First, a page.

THE stiffest punishment that can be meted out to Maj. Gen. Carlos F. Garcia if he is convicted of conduct unbecoming an officer and a gentleman is a dishonorable discharge, the Judge Advocate General Office said on Wednesday.
Court-martial proceedings have started against Garcia, who is accused of amassing millions of pesos through illegal means during his three-year stint as Armed Forces comptroller.
Lt. Col. Al Perreras, the executive officer of the Judge Advocate General Office, said Article of War 96 (Conduct Unbecoming an Officer and a Gentleman), with which Garcia is charged, carries a maximum penalty of dishonorable discharge, or separation from the service.
The military, however, will have to speed up the proceedings if it wants justice served in Garcia’s case. The general retires in less than a month, yet the general court-martial that will try him has yet to be convened.
Perreras, also JAGO military justice division chief, said that if Garcia is found guilty, all his retirement benefits would be revoked. He maintained that even after Garcia retires, the military court would still have jurisdiction over his case.
“Under the Abadilla doctrine, once military jurisdiction is attached, it cannot be lost,” Perreras said. Garcia is also facing graft charges before the Office of the Ombudsman.
JAGO will formally hand Garcia his charge sheet today at his quarters at 22 Gallego Street in Camp Aguinaldo, Quezon City. He will be given 10 days to submit a counteraffidavit.
“Thereafter we will evaluate the evidence and we will try the case of General Garcia,” Perreras said. At the earliest, the court-martial could be convened in the middle of November.
Garcia allegedly violated Article of War 96 when he failed to include several millions in bank accounts and several properties here and in the United States in his Statement of Assets, Liabilities and Net Worth. He also failed to indicate he is a green-card holder.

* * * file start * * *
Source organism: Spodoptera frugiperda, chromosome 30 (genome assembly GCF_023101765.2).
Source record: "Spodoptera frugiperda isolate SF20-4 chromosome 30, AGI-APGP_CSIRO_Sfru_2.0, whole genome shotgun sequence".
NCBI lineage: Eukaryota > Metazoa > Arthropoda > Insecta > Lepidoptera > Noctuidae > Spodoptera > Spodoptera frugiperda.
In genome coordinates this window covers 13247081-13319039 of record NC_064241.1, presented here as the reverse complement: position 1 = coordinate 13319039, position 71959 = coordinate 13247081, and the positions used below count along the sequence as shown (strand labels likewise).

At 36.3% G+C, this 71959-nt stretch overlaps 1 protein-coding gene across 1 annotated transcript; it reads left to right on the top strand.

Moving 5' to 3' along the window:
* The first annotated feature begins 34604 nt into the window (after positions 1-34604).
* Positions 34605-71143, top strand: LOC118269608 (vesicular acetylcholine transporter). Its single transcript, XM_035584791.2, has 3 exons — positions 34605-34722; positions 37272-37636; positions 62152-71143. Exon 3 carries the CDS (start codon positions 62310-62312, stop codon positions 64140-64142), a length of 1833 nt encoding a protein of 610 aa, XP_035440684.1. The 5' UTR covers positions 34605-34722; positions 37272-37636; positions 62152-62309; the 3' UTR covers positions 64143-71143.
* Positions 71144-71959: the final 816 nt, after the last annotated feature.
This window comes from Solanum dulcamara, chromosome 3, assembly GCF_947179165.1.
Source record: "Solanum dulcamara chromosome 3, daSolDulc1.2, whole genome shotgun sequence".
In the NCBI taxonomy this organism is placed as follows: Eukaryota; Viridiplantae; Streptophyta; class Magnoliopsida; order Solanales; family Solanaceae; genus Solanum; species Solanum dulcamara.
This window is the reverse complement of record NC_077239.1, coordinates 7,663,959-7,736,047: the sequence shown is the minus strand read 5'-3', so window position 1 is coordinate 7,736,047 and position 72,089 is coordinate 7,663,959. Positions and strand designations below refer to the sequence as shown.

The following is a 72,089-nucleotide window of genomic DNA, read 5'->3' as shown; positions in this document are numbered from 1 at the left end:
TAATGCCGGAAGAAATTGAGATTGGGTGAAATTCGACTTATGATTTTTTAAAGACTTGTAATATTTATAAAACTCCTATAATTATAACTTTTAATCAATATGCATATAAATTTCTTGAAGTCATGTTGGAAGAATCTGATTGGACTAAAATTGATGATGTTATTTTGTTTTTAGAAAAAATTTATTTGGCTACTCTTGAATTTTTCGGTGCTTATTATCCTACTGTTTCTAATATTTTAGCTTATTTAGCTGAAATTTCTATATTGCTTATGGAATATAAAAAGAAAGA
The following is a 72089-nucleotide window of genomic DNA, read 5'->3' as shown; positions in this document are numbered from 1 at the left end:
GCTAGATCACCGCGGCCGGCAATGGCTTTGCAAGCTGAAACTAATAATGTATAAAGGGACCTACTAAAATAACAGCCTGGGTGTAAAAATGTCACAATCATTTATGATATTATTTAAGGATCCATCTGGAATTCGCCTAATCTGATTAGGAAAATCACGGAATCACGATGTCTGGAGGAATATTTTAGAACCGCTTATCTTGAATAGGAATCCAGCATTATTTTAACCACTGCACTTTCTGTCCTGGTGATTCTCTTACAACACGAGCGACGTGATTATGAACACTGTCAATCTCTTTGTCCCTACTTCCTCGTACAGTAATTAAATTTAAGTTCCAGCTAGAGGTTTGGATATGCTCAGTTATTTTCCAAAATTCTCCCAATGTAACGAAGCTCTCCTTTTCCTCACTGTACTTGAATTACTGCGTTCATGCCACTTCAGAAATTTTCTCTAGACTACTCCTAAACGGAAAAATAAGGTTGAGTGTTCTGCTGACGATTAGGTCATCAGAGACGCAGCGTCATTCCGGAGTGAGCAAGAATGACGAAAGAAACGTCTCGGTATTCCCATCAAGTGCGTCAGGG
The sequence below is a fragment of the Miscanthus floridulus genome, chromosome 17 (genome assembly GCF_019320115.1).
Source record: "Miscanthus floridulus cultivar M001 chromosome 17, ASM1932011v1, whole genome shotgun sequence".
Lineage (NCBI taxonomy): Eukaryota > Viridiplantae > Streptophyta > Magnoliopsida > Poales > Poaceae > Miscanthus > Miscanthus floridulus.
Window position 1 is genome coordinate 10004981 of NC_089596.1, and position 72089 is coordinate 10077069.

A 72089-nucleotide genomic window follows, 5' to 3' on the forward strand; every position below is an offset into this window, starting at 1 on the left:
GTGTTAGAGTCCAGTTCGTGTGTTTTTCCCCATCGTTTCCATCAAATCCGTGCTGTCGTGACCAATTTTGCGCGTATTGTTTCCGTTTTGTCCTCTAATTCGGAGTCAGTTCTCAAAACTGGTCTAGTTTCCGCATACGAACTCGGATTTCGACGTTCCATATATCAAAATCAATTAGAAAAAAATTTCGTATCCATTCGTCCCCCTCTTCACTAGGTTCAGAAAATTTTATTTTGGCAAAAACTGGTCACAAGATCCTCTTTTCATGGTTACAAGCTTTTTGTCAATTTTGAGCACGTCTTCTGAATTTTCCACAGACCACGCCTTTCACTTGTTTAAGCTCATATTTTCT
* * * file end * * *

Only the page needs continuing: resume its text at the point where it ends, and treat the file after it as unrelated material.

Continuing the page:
The military has denied it defied President Arroyo’s order to start the court-martial before the AFP chief of staff, Gen. Narciso Abaya, retires tomorrow. The proceedings, officials said, began when Garcia was investigated by the AFP’s Office of Ethical Standards and Public Accountability.
Perreras said the three stages of court-martial are investigation, pretrial investigation and the trial proper. Garcia’s court-martial is in the second stage, he said.
Abaya warned of the possible consequence of rushing the convening of the court-martial.
“You cannot shortcut that, because what if he brings his case to the Supreme Court and the Court finds out that there’s a miscarriage of justice because we shortcut the whole proceedings? That could be a sad, sad story,” Abaya said in an interview Wednesday during his farewell visit to the Philippine Navy headquarters on Roxas Boulevard, Manila.
Perreras said that even when the court-martial convenes, Garcia’s camp could delay the proceedings either by invoking the peremptory challenge or by filing a motion before the Supreme Court.
Both tactics were effectively used by the Magdaló, a group of junior officers and enlisted men undergoing court-martial for taking part in a mutiny last year.
During the trial, Garcia will be provided with a military defense counsel of his choice. He is also entitled to a civilian counsel should he ask for one.
Garcia is the highest-ranking military officer to undergo court-martial proceedings in contemporary times.
Secretary Carolina Hernandez, the President’s adviser on the implementation of the Feliciano Commission’s recommendation, said the Armed Forces could only calm the restlessness of the junior officers if it convicts Garcia.
Rampant corruption in the military was among the grievances aired by the Magdaló leaders during their short-lived mutiny last year.
By Karl B. Kaufman